Acorus calamus

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Noun1.Acorus calamus - perennial marsh plant having swordlike leaves and aromatic rootsAcorus calamus - perennial marsh plant having swordlike leaves and aromatic roots
Acorus, genus Acorus - sweet flags; sometimes placed in subfamily Acoraceae
calamus - the aromatic root of the sweet flag used medicinally
calamus oil - carcinogenic oil from calamus root used as a perfume
bog plant, marsh plant, swamp plant - a semiaquatic plant that grows in soft wet land; most are monocots: sedge, sphagnum, grasses, cattails, etc; possibly heath
References in periodicals archive ?
Studies on snake repellents in India revealed that extracts of Allium sativum, Acorus calamus, neem, tobacco leaves and Vitex negundo, as well as oil extracts of Acorus calamus among others, were very effective snakes' repellents.
The name ACORUS is taken from Acorus Calamus, a wetland plant that looks like a reed, which features in a famous French fable the oak and the reed with the wisdom that a reed bends but does not break.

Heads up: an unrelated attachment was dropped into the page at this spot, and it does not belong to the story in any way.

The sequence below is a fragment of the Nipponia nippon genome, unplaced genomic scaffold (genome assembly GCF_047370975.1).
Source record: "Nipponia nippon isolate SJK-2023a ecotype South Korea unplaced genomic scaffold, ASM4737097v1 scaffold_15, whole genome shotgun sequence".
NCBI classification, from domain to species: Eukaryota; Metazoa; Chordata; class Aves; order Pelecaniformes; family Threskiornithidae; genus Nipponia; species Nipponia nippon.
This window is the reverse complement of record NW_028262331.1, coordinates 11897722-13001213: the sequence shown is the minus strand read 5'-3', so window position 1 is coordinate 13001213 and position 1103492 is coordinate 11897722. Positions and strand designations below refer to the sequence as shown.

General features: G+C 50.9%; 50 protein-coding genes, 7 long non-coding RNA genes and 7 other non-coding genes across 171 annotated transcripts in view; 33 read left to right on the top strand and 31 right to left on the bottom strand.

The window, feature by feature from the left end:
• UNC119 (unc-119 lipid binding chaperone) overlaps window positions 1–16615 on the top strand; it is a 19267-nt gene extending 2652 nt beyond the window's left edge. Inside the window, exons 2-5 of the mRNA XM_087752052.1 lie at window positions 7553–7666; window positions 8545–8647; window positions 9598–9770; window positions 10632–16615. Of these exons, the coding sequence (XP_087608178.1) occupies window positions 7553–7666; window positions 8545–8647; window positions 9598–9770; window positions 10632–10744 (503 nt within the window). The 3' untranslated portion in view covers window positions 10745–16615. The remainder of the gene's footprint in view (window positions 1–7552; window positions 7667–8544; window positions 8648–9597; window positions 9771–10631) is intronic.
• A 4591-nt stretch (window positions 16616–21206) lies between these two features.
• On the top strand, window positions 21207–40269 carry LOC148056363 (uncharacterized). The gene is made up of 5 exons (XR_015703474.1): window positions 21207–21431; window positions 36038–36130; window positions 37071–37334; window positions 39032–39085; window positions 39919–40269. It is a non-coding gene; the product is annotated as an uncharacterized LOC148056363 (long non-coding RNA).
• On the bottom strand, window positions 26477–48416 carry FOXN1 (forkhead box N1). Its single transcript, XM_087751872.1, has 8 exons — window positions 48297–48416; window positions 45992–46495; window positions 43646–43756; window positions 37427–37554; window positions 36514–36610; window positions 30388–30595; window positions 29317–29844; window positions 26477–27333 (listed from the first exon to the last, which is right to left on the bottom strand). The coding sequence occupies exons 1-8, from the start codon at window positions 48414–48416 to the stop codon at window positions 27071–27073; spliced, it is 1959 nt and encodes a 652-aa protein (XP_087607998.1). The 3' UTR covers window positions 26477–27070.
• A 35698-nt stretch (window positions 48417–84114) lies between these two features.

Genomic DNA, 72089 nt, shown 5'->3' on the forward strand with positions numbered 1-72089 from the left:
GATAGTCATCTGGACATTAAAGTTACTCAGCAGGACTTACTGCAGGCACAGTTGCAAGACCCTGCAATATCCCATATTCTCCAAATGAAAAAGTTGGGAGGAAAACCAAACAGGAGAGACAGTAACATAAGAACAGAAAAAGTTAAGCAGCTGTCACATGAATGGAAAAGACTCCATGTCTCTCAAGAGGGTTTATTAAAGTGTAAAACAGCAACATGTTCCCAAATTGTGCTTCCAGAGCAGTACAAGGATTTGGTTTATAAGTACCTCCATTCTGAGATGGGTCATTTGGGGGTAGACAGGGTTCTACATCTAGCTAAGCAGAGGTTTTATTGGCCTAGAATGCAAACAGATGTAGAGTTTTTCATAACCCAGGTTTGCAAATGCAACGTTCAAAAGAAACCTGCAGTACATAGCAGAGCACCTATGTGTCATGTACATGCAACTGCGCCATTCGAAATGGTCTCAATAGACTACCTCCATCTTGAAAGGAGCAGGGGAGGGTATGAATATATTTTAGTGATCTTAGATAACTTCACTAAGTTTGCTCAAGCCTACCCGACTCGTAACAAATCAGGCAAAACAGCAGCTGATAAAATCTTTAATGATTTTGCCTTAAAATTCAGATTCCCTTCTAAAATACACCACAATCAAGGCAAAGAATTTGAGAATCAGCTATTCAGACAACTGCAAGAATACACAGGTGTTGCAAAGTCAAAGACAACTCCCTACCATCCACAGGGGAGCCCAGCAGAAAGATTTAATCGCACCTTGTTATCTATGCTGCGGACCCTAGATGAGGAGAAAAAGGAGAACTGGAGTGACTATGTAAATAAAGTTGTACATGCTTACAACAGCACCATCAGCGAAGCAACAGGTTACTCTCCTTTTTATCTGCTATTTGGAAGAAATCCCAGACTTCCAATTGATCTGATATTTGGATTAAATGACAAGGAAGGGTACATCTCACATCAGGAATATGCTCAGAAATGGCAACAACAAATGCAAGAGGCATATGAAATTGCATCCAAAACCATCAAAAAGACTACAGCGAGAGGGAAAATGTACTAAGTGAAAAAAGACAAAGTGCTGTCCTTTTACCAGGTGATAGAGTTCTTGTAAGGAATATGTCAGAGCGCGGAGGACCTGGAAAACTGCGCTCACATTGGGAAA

Effect of Acorus calamus on electrical and chemical induced seizures in mice.
Blood pressure-lowering and vascular modulator effects of Acorus calamus extract are mediated through multiple pathways.
It contains Acorus calamus, Glycyrrhiza glabra, Terminalia chebula, Terminalia bellirica, Santalum rubrum, Myristica fragrans and Piper longum.
Acorus calamus, Pongamia glabra and Cedrus deodara are also known for their insecticidal, anti-moulding and anti-fertility activities (Sharma, 1996).
Usually one plant was used for treatment of a single ailment, like the use of Acorus calamus for treatment of asthma.
Such a possibility is supported by the information that druids fantasy may contain morning glory/Ipomoea convolvulaceae, Argyreia nervosa, Acorus calamus ("sweet flag", "calamus"), Siberian ginseng (Eleutherococcus senticosus), and Piper methysticum ("kava", kava-kava") (Dennehy, Tsourounis & Miller 2005; http://www.
neem leaves extract, Acorus calamus oil, citrus oil and Nelumbo nucifera each at 0.